Elizabeth Kneebone, a fellow with the Metropolitan Policy Program at the Brookings Institution, says this shift in poverty can be seen in Montgomery County, Md., right outside the nation's capital.

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3:07am

Mon May 20, 2013
It's All Politics

Is There Really A Second-Term Curse?

Originally published on Mon May 20, 2013 11:15 am

Richard Nixon says goodbye to members of his staff outside the White House as he boards a helicopter after resigning the presidency on Aug. 9, 1974.
AP

The phrase "second term curse" is so familiar that it's become a cliche of American politics. Whether it's President Richard Nixon's resignation or President Bill Clinton's impeachment, presidents tend to have a tough time during the back half of an eight-year presidency.

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3:06am

Mon May 20, 2013
Arts & Life

Nostalgia For Sale As Captain Kangaroo's Pals Are Auctioned Off

Originally published on Mon May 20, 2013 10:38 am

More than 500 items from the Captain Kangaroo show — including Dancing Bear's life-sized costume.
Nate D. Sanders Auction House

The classic children's show Captain Kangaroo aired on TV for nearly 30 years, starting in 1955. After its creator and star, Bob Keeshan, died in 2004, his estate donated a few of his beloved hand puppets to the Smithsonian.

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7:27am

Fri May 17, 2013
Around the Nation

Washington D.C. Man Advertises For Wedding Date

Transcript

STEVE INSKEEP, HOST:

Good morning. I'm Steve Inskeep, with best wishes to a man on Craigslist. He advertised for a date to attend a wedding. The Washington, D.C., man says he had a last-minute cancellation. Ladies, you could accompany him. He describes himself as a clean man with a job and no arrest record, who adds: I don't like murder. For extra motivation, he promises an open bar, and adds: You only YOLO once.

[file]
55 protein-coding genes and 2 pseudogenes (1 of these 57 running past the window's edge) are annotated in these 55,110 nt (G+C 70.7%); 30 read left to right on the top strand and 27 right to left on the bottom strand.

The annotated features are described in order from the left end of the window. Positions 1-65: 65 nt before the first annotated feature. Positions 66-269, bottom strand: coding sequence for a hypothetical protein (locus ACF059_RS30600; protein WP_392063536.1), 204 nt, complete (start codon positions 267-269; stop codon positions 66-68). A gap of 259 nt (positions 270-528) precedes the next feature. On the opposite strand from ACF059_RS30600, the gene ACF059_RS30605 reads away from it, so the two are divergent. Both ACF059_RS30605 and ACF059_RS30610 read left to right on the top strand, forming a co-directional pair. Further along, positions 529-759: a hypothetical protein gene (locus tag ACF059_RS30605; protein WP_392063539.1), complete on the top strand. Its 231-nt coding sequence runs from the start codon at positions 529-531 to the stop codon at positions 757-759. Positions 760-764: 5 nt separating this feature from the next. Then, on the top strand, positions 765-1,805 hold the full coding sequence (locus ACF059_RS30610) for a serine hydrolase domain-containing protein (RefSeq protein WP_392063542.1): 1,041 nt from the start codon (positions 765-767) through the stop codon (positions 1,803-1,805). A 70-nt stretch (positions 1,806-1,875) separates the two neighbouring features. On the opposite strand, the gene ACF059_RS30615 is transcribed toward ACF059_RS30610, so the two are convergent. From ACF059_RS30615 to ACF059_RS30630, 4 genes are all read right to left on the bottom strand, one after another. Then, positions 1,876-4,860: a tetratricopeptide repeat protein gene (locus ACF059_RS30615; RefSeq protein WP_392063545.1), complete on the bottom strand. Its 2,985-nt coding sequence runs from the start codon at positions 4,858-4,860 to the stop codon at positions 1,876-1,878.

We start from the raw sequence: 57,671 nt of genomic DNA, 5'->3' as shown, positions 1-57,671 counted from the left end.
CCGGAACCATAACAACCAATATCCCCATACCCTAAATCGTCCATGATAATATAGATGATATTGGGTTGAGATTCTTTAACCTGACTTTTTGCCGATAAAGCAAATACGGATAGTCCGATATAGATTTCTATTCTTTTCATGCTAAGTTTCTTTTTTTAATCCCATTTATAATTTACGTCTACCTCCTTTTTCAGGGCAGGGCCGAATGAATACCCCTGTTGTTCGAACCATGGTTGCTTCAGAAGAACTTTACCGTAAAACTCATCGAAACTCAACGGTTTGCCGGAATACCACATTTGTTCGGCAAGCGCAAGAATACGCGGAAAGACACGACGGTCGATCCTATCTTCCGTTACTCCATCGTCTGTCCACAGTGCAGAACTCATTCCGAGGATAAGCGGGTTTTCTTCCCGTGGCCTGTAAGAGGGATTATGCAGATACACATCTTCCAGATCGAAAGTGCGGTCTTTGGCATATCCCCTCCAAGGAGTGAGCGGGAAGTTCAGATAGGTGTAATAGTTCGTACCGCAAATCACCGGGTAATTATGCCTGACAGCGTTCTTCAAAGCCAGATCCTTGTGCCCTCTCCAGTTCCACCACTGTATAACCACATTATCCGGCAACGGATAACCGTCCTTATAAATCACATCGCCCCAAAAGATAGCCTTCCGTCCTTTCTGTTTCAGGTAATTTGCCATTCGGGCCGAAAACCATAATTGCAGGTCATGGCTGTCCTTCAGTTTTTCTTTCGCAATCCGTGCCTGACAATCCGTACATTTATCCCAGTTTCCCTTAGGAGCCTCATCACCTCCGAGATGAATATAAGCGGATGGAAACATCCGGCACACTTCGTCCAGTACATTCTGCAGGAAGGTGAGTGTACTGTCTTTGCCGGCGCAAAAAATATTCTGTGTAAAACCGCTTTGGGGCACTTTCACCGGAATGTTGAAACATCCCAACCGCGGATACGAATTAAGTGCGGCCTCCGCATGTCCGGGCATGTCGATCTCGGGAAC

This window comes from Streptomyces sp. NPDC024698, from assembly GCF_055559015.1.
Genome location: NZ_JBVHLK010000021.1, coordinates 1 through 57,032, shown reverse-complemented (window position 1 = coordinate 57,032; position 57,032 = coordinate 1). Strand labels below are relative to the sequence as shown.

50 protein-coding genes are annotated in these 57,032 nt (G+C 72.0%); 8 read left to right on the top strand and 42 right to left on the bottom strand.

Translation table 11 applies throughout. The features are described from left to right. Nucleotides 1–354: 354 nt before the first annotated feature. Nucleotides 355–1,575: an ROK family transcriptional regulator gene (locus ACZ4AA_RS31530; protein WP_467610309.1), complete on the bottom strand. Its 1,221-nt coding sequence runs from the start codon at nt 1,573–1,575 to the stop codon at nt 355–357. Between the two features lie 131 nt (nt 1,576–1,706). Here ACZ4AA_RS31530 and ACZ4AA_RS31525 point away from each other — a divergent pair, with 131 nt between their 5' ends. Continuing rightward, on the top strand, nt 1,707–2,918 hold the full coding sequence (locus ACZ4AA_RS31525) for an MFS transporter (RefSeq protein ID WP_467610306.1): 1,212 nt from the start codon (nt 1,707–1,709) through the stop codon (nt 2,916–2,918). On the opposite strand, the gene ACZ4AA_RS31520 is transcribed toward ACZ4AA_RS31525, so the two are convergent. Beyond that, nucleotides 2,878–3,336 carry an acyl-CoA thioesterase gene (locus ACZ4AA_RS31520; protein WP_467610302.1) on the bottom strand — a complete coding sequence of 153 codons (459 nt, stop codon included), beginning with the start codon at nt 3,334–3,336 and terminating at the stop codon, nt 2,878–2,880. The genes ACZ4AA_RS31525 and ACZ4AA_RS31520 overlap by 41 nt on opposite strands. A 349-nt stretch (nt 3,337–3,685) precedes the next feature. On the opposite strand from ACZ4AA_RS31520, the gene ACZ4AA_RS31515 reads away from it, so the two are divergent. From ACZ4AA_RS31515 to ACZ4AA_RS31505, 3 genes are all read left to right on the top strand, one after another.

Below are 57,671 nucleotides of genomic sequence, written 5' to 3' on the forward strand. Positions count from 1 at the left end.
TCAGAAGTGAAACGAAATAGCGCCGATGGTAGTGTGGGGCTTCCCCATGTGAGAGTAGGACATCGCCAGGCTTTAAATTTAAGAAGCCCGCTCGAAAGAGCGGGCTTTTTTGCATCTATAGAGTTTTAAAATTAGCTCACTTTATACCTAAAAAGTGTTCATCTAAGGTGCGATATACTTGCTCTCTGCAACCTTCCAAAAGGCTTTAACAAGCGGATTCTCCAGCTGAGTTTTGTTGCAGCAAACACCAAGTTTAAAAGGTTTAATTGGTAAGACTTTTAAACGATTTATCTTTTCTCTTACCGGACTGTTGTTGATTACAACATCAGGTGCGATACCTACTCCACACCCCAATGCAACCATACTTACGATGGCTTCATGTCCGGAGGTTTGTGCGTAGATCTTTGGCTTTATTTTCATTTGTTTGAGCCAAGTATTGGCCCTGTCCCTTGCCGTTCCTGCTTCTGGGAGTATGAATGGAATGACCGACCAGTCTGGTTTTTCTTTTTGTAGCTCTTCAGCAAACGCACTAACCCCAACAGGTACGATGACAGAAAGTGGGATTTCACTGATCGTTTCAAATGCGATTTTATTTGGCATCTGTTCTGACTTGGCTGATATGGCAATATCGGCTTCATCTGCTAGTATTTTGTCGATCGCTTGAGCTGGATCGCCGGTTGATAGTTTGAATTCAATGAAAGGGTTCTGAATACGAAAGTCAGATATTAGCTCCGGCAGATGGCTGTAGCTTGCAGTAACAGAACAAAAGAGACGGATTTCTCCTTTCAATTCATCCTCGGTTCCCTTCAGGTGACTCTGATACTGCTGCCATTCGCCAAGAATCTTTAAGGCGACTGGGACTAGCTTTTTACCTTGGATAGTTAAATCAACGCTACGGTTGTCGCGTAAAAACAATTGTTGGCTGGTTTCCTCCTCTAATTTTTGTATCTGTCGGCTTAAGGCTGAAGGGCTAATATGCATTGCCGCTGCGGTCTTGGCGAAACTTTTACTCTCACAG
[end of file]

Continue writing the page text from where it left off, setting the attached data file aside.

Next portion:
YOLO is you only live once, so that's you only you only live once once. It's MORNING EDITION. Transcript provided by NPR, Copyright NPR.

7:19am

Fri May 17, 2013
Around the Nation

Theater Lover Takes A Stand Against Annoying Cell Phone

Originally published on Mon May 20, 2013 11:18 am

Transcript

STEVE INSKEEP, HOST:

Good morning, I'm Steve Inskeep.

Kevin Williamson took a stand against annoying cell phone use. The National Review writer attended a musical in New York and says the crowd was disruptive. One woman was Web surfing on her phone, violating theater rules. Mr. Williamson tells Gothamist he complained to the woman. She replied: So don't look. That's when Williamson grabbed her phone and threw it across the theater, an offense for which he says he's glad to go to jail if he is prosecuted.

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5:14am

Fri May 17, 2013
Around the Nation

After Shooting, New Orleans Area Begins To Return To Normal

Originally published on Mon May 20, 2013 11:14 am

Transcript

STEVE INSKEEP, HOST:

Some other news, New Orleans police have arrested six people after last Sunday's shooting spree at a Mother's Day parade. Two of those suspects, brothers, face 20 counts of attempted murder after 20 people were injured. The shooting galvanized residents of a city with one of the world's higher murder rates. Keith O'Brien has the story.